The Washington Post

Maryland’s ‘Top Chef’ turns focus to school breakfasts

File photo, Chef Bryan Voltaggio. (Bill O'Leary/TWP)

With dinner and now lunch for foodies, Voltaggio is turning his focus to the most important meal of the day — breakfast. But you and I are not likely to eat anytime soon at the breakfast spot he’s working on. It’s too exclusive for us. We wouldn’t fit, especially not in the chairs.

Voltaggio is working on school breakfasts.

Voltaggio testified Monday in front of Annapolis legislators in support of increasing funding for Maryland Meals for Achievement, a project that serves healthy breakfasts in elementary schools. “As a chef, I understand the importance of nutritious food in people’s lives, and as a father, I am even more keenly aware of what a square meal means to my children,” he said in his testimony.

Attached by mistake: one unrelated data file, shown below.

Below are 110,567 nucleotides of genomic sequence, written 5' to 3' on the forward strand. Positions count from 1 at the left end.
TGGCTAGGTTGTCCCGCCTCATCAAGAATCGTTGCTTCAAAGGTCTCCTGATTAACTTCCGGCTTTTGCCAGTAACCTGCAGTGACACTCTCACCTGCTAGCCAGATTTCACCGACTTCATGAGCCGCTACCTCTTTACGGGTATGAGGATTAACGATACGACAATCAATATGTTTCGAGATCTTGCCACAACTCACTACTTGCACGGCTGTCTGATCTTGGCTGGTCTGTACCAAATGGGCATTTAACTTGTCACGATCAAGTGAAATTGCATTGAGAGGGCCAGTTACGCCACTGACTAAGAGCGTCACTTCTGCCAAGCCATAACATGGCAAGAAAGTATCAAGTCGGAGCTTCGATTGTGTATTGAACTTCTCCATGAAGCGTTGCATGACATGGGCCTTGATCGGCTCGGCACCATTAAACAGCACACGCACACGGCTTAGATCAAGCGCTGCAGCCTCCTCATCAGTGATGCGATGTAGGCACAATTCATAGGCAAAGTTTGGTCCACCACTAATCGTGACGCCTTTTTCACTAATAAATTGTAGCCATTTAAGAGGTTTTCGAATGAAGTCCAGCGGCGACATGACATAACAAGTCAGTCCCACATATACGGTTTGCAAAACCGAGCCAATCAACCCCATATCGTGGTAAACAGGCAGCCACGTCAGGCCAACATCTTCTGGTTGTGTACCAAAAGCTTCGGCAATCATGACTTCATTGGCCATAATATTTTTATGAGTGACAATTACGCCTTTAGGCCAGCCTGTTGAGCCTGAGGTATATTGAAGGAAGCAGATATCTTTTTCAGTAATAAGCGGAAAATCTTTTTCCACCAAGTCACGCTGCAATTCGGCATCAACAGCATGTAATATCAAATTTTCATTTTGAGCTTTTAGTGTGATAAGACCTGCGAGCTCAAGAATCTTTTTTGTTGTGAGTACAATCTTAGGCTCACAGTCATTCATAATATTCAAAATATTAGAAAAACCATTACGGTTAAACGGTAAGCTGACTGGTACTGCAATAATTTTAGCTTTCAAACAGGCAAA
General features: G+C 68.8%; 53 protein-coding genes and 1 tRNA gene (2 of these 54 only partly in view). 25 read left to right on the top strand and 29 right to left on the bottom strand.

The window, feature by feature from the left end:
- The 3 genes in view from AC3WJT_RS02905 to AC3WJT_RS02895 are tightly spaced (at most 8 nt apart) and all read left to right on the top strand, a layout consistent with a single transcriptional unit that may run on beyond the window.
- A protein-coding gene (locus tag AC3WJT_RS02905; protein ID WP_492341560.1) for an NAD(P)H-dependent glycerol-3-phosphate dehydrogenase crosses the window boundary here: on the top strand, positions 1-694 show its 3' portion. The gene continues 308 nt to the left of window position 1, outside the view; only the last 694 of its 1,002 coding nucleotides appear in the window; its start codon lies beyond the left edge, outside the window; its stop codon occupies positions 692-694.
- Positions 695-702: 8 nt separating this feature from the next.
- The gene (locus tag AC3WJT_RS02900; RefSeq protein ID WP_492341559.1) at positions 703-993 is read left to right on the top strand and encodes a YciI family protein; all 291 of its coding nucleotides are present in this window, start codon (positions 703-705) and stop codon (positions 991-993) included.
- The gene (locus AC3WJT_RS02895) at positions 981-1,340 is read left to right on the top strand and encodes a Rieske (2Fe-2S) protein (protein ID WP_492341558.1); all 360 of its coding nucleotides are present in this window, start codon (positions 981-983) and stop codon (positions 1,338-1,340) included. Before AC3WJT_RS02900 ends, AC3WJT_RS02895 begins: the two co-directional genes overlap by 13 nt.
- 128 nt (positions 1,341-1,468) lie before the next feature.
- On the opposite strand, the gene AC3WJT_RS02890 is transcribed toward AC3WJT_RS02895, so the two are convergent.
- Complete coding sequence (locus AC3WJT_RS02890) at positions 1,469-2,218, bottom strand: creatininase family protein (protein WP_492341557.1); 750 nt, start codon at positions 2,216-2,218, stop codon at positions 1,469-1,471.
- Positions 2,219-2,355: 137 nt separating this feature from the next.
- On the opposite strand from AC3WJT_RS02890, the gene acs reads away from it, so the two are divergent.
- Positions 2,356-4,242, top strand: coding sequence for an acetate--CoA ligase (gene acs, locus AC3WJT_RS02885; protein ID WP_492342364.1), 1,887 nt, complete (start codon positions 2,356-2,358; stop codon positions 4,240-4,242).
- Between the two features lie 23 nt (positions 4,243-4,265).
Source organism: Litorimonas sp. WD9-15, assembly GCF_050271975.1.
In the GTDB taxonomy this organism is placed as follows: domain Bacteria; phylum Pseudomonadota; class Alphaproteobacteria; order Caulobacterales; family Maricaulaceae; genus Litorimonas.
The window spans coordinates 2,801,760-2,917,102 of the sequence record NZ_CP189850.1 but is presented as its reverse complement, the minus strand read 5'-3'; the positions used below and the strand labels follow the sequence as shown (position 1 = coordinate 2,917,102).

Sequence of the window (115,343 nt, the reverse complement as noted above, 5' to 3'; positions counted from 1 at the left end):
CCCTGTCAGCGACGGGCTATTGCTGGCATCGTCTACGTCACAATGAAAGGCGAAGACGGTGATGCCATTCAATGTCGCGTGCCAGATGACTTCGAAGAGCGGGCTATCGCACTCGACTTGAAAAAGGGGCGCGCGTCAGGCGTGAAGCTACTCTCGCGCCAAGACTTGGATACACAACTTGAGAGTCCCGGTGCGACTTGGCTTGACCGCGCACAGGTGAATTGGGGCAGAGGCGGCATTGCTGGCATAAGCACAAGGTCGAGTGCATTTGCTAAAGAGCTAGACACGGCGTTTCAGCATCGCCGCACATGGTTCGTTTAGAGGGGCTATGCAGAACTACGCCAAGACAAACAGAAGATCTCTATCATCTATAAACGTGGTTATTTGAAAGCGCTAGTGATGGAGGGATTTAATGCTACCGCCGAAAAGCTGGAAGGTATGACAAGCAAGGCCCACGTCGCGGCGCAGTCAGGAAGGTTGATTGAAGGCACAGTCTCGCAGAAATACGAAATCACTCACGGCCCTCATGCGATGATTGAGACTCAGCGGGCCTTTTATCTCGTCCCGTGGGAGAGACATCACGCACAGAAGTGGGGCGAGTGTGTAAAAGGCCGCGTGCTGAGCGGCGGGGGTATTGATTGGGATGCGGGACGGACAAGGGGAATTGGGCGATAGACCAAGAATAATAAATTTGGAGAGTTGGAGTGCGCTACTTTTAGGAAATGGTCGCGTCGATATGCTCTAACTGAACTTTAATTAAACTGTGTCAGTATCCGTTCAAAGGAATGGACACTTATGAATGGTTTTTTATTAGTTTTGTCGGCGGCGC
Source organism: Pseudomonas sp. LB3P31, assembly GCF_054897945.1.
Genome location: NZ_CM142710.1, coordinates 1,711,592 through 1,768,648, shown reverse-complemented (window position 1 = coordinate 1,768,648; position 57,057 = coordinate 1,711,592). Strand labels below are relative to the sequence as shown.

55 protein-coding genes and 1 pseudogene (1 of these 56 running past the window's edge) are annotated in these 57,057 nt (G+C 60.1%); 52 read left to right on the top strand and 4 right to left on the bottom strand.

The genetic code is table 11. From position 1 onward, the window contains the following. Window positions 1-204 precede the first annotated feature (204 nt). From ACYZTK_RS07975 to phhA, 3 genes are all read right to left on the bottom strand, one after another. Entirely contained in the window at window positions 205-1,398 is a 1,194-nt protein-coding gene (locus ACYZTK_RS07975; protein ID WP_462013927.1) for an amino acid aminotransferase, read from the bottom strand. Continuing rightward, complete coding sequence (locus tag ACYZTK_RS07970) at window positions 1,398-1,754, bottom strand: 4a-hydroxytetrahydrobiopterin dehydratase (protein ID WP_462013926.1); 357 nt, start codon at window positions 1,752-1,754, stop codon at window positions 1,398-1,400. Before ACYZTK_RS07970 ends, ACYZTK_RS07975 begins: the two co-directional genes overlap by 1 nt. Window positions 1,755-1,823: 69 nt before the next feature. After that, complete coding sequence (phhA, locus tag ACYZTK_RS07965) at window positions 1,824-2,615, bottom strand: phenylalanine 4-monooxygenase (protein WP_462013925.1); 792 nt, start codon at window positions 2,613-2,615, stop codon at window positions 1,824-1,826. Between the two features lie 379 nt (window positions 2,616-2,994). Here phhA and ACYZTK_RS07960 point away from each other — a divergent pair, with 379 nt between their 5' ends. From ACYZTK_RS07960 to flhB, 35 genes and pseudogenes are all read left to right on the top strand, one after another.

Voltaggio testified that breakfast at more than 500 schools in the state won’t be funded this year because of budget shortfalls, and he applauded Gov. Martin O’Malley’s (D) decision to increase the program's funding by $560,000 in his 2013 budget. Now Voltaggio wants Annapolis legislators to approve the funds.

“There are few things more important than ensuring our children have what they need to be successful,” he said, according to his testimony. “As a father and as a chef, I feel a responsibility to do what I can to ensure that kids never have to worry where their next meal will come from.”

Michael Rosenwald is a reporter on the Post's local enterprise team. He writes about the intersection of technology, business and culture.

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